Dog Anxiety Drug Approved by FDA

frightened dog, dog anxiety drg

The dog anxiety drug can be obtained with a prescription from a veterinarian.

The new dog anxiety drug aims to help pets to have a happier and quieter Fourth of July celebration. The active ingredient in the new medicine is dexmedetomidine, which suppresses the flight-or-fight response.

The day following the Fourth of July is the busiest day of the year for animal shelters. As a consequence, the pet industry started to lobby for a new way to help stressed dogs.

A third of dogs are prone to develop noise aversion. The exposure to loud sounds can make animals shake, wine, or escape from their lashes and their homes, in order to get to a quieter and safer place.

Fireworks are the main trigger for this type of behavior in pets. For example, in San Diego during a regular weekend, the shelters foster around 30 dogs. After the National Day celebrations, the number doubles.

Pets can learn to stop fearing fireworks if they are trained beforehand. The American Society for the Prevention of Cruelty to Animals published a list of temporary solutions, such as transforming a closet or a tub into a refuge for dogs.

PETA says that pets that take melatonin supplements in small doses are calmer during fireworks. There is even a special jacket that helps dogs to remain still by gently constricting them, which pets may find comforting.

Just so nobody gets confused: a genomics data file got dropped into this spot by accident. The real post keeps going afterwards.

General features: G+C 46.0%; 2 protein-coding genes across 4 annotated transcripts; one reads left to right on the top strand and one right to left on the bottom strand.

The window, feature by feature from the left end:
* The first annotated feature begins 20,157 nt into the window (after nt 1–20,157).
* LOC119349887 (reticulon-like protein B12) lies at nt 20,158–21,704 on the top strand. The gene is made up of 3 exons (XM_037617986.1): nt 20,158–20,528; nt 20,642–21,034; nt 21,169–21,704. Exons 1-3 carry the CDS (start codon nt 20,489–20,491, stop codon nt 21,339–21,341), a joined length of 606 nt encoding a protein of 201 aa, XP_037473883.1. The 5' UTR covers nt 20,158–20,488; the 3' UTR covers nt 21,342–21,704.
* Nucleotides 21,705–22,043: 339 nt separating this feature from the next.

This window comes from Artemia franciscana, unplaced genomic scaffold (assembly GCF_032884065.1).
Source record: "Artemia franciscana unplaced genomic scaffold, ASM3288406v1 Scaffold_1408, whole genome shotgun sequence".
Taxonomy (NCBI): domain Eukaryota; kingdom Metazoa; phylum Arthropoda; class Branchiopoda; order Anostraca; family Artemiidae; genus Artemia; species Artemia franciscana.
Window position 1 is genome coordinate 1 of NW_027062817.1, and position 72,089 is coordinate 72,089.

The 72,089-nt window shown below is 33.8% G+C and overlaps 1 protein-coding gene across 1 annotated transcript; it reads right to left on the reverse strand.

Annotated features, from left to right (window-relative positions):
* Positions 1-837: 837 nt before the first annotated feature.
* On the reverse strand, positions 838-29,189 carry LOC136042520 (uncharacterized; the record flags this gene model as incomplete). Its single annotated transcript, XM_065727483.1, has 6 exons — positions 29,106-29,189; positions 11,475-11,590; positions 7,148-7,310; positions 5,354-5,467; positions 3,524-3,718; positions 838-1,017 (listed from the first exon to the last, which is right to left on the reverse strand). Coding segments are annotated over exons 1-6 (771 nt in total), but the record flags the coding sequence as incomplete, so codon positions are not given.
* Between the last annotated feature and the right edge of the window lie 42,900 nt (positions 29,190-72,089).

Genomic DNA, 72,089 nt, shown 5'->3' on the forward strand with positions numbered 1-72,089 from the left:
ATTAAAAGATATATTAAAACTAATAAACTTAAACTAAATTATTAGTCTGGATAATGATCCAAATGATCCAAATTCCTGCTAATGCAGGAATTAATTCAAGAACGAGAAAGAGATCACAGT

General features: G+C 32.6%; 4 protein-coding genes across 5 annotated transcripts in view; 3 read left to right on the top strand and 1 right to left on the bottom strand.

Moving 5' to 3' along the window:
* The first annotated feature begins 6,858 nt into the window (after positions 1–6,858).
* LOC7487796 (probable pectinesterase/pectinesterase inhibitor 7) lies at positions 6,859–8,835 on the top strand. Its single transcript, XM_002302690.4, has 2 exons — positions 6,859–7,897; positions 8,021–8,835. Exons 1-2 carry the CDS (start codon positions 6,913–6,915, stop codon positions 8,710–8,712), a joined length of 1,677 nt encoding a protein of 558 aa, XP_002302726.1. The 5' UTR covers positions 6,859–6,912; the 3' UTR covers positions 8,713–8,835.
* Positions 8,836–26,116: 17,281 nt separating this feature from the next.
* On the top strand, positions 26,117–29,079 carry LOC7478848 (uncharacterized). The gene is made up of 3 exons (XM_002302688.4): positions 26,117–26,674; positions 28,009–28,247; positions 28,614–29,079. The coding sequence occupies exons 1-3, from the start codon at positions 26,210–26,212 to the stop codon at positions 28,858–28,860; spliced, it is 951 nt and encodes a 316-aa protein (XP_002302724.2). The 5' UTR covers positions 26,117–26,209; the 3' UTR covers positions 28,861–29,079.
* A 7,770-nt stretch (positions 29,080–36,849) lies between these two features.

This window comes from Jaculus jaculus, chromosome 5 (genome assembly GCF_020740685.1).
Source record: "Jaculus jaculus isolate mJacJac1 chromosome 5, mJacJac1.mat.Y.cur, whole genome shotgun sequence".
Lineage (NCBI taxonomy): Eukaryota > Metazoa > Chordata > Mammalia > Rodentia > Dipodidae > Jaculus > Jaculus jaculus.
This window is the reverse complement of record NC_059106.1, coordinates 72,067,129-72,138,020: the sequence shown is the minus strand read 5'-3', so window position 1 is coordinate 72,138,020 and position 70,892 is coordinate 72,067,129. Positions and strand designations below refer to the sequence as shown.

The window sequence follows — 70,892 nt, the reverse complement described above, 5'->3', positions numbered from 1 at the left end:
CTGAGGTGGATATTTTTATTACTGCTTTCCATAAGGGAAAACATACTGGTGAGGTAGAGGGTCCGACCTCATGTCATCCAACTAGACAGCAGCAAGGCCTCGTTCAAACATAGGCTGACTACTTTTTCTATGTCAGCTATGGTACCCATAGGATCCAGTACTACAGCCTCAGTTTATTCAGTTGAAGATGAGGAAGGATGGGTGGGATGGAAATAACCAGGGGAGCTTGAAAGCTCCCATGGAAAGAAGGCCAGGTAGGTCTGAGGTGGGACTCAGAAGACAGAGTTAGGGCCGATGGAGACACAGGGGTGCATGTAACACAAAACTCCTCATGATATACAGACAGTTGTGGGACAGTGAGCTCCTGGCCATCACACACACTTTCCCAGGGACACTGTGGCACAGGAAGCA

“Loud bangs and whistles can not only cause pain in their ears but can also make the bravest of pets frightened,” said David Neck, animal specialist.

In November, FDA approved a new drug containing dexmedetomidine, named Sileo that would help dogs from noise aversion. The purpose of the medicine is to calm dogs without making them stupefied.

The drug works by canceling the effects of norepinephrine, the organic chemical that functions as a neurotransmitter and a hormone and has a role in mobilizing the brain and the body for action.

A previous test study took place in Europe, during the New Year’s Eve. The researchers examined 144 pets, some that were given dexmedetomidine and others that were given a placebo gel. The experiment revealed positive results in 74% of the dogs that were on dexmedetomidine.

However, the drug is not a miracle worker, and it must first be prescribed by a veterinarian.

The American Kennel Club recommends playing music to mask the noise, creating a shelter, and having the owner close by. It is important to make sure the pet is microchipped so it may easily be found.

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